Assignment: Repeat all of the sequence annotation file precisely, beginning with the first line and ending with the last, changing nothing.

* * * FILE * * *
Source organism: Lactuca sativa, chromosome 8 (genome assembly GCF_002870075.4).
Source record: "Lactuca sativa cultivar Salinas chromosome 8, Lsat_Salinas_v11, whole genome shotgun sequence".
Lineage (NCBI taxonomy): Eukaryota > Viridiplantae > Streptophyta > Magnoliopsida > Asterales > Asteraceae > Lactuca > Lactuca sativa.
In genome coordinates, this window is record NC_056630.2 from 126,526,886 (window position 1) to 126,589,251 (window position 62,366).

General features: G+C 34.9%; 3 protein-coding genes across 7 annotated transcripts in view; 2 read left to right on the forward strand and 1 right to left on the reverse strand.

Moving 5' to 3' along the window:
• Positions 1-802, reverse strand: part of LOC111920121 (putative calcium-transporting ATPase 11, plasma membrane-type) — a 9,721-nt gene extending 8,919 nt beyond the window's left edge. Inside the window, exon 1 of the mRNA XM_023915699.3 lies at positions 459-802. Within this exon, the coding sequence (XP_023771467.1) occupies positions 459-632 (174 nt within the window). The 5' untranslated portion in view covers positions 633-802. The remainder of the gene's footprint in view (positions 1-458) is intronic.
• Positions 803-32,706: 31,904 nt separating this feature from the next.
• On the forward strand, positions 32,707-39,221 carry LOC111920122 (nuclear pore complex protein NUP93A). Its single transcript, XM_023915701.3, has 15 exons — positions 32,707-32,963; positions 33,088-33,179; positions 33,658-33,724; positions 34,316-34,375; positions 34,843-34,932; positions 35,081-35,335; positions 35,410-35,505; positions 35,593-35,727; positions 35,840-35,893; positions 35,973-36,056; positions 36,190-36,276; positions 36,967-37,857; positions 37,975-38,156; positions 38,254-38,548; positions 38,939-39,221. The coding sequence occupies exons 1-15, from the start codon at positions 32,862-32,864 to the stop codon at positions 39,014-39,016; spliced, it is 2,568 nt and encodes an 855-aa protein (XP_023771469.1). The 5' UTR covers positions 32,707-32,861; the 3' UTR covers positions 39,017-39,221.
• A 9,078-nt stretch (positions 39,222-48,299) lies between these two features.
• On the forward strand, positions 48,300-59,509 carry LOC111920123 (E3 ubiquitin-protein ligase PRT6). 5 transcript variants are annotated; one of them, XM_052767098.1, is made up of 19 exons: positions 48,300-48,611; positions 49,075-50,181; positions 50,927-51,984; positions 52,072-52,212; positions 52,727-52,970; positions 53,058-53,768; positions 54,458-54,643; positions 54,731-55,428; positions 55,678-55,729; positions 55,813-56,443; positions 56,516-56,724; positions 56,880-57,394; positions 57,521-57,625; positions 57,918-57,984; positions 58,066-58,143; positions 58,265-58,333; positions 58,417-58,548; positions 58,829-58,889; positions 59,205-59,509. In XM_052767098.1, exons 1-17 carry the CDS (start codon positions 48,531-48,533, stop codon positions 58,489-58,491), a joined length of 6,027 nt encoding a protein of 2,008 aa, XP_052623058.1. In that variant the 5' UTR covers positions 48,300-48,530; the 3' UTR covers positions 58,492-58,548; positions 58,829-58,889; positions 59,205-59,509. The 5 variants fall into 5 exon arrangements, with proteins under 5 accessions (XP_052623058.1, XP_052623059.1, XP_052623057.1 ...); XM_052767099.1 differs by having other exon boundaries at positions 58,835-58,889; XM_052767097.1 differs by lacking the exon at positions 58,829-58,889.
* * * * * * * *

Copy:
Source organism: Lactuca sativa, chromosome 8 (genome assembly GCF_002870075.4).
Source record: "Lactuca sativa cultivar Salinas chromosome 8, Lsat_Salinas_v11, whole genome shotgun sequence".
Lineage (NCBI taxonomy): Eukaryota > Viridiplantae > Streptophyta > Magnoliopsida > Asterales > Asteraceae > Lactuca > Lactuca sativa.
In genome coordinates, this window is record NC_056630.2 from 126,526,886 (window position 1) to 126,589,251 (window position 62,366).

General features: G+C 34.9%; 3 protein-coding genes across 7 annotated transcripts in view; 2 read left to right on the forward strand and 1 right to left on the reverse strand.

Moving 5' to 3' along the window:
• Positions 1-802, reverse strand: part of LOC111920121 (putative calcium-transporting ATPase 11, plasma membrane-type) — a 9,721-nt gene extending 8,919 nt beyond the window's left edge. Inside the window, exon 1 of the mRNA XM_023915699.3 lies at positions 459-802. Within this exon, the coding sequence (XP_023771467.1) occupies positions 459-632 (174 nt within the window). The 5' untranslated portion in view covers positions 633-802. The remainder of the gene's footprint in view (positions 1-458) is intronic.
• Positions 803-32,706: 31,904 nt separating this feature from the next.
• On the forward strand, positions 32,707-39,221 carry LOC111920122 (nuclear pore complex protein NUP93A). Its single transcript, XM_023915701.3, has 15 exons — positions 32,707-32,963; positions 33,088-33,179; positions 33,658-33,724; positions 34,316-34,375; positions 34,843-34,932; positions 35,081-35,335; positions 35,410-35,505; positions 35,593-35,727; positions 35,840-35,893; positions 35,973-36,056; positions 36,190-36,276; positions 36,967-37,857; positions 37,975-38,156; positions 38,254-38,548; positions 38,939-39,221. The coding sequence occupies exons 1-15, from the start codon at positions 32,862-32,864 to the stop codon at positions 39,014-39,016; spliced, it is 2,568 nt and encodes an 855-aa protein (XP_023771469.1). The 5' UTR covers positions 32,707-32,861; the 3' UTR covers positions 39,017-39,221.
• A 9,078-nt stretch (positions 39,222-48,299) lies between these two features.
• On the forward strand, positions 48,300-59,509 carry LOC111920123 (E3 ubiquitin-protein ligase PRT6). 5 transcript variants are annotated; one of them, XM_052767098.1, is made up of 19 exons: positions 48,300-48,611; positions 49,075-50,181; positions 50,927-51,984; positions 52,072-52,212; positions 52,727-52,970; positions 53,058-53,768; positions 54,458-54,643; positions 54,731-55,428; positions 55,678-55,729; positions 55,813-56,443; positions 56,516-56,724; positions 56,880-57,394; positions 57,521-57,625; positions 57,918-57,984; positions 58,066-58,143; positions 58,265-58,333; positions 58,417-58,548; positions 58,829-58,889; positions 59,205-59,509. In XM_052767098.1, exons 1-17 carry the CDS (start codon positions 48,531-48,533, stop codon positions 58,489-58,491), a joined length of 6,027 nt encoding a protein of 2,008 aa, XP_052623058.1. In that variant the 5' UTR covers positions 48,300-48,530; the 3' UTR covers positions 58,492-58,548; positions 58,829-58,889; positions 59,205-59,509. The 5 variants fall into 5 exon arrangements, with proteins under 5 accessions (XP_052623058.1, XP_052623059.1, XP_052623057.1 ...); XM_052767099.1 differs by having other exon boundaries at positions 58,835-58,889; XM_052767097.1 differs by lacking the exon at positions 58,829-58,889.